One of the world’s most beautiful cats (my favorite is still Pallas’s Cat) is the clouded leopard Neofelis nebulosa, a denizen of southeast Asian forests—and highly endangered. Habitat loss and poaching have reduced the cat’s population to around 10,000, and that’s not many.
That’s why people are excited about the birth of a clouded leopard cub in Tampa, Florida’s Lowry Park Zoo—that and the fact that the cub is adorable, what with its little squeaks and all. Here is the two-week-old cub, which is simply overwhelming the Internet, especially Facebook (even I’ve posted it):
And here is video from 2011 of a one-month-old cub in the Nashv9lle zoo:
But although some places, like the Tampa Bay Times, aver that this birth is a good sign for the species’ survival, what does that survival mean if the animals are kept in zoos—jails for endangered species? Even the zoo is overly optimistic; as the Times notes:
“This birth signifies a milestone accomplishment in our conservation programs at Tampa’s Lowry Park Zoo,” said Dr. Larry Killmar, vice president of animal science and conservation. “Species survival programs for animals like clouded leopards take years of planning, development and staff commitment. This kitten will contribute to the long term viability of our conservation efforts within the managed population, as well as range countries.”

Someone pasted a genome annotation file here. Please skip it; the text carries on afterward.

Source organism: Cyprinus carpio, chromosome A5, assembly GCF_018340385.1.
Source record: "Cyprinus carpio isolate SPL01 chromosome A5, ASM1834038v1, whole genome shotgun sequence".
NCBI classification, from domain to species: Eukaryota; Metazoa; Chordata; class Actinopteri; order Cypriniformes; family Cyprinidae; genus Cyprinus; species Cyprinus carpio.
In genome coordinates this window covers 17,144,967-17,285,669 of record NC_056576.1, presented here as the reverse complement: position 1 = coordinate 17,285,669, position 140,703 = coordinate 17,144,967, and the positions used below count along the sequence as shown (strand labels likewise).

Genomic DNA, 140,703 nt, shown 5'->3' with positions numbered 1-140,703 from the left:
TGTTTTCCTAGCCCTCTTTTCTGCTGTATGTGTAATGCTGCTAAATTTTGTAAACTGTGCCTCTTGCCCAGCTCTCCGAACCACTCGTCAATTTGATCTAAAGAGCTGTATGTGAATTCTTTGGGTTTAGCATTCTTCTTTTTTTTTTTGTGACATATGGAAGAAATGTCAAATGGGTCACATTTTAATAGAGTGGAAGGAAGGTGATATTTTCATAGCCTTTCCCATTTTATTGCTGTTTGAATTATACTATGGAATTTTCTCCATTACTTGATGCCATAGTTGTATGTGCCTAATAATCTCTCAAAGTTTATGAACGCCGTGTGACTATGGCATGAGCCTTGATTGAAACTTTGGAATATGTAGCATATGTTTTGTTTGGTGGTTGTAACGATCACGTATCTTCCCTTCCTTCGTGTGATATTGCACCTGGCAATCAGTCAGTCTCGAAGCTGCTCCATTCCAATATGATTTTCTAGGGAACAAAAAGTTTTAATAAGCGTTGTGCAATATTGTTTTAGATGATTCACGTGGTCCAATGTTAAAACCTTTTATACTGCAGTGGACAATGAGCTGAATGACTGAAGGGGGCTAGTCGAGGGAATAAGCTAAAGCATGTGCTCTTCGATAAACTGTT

I’m not sure what that last sentence means, but I translate it roughly like this, “Since we can now breed this cat in captivity, it gives us hope that we can have them to see behind bars for years to come, and of course we can always hope that they can be reintroduced.”
Yeah, right—not with poachers around and habitat loss rampant in their range. We simply have too many damn people.
Here is what we’ll lose, except for those in animal jails: